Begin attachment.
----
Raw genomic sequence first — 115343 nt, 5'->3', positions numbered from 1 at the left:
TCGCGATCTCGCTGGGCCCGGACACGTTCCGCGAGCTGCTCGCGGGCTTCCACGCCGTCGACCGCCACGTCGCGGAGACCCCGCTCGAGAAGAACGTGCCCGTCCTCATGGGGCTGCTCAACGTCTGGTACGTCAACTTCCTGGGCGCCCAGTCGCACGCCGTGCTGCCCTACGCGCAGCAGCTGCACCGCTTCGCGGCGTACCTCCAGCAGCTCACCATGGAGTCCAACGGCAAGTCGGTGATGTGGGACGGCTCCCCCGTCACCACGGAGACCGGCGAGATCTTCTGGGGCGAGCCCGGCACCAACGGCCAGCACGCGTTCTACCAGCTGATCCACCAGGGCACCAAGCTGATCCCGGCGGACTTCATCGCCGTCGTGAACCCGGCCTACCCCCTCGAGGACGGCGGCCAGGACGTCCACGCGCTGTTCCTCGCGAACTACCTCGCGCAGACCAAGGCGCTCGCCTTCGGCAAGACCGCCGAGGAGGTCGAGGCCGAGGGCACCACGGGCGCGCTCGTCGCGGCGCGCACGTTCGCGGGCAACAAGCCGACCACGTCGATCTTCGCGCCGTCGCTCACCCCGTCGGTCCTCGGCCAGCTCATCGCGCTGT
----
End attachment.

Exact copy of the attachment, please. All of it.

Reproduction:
Raw genomic sequence first — 115343 nt, 5'->3', positions numbered from 1 at the left:
TCGCGATCTCGCTGGGCCCGGACACGTTCCGCGAGCTGCTCGCGGGCTTCCACGCCGTCGACCGCCACGTCGCGGAGACCCCGCTCGAGAAGAACGTGCCCGTCCTCATGGGGCTGCTCAACGTCTGGTACGTCAACTTCCTGGGCGCCCAGTCGCACGCCGTGCTGCCCTACGCGCAGCAGCTGCACCGCTTCGCGGCGTACCTCCAGCAGCTCACCATGGAGTCCAACGGCAAGTCGGTGATGTGGGACGGCTCCCCCGTCACCACGGAGACCGGCGAGATCTTCTGGGGCGAGCCCGGCACCAACGGCCAGCACGCGTTCTACCAGCTGATCCACCAGGGCACCAAGCTGATCCCGGCGGACTTCATCGCCGTCGTGAACCCGGCCTACCCCCTCGAGGACGGCGGCCAGGACGTCCACGCGCTGTTCCTCGCGAACTACCTCGCGCAGACCAAGGCGCTCGCCTTCGGCAAGACCGCCGAGGAGGTCGAGGCCGAGGGCACCACGGGCGCGCTCGTCGCGGCGCGCACGTTCGCGGGCAACAAGCCGACCACGTCGATCTTCGCGCCGTCGCTCACCCCGTCGGTCCTCGGCCAGCTCATCGCGCTGT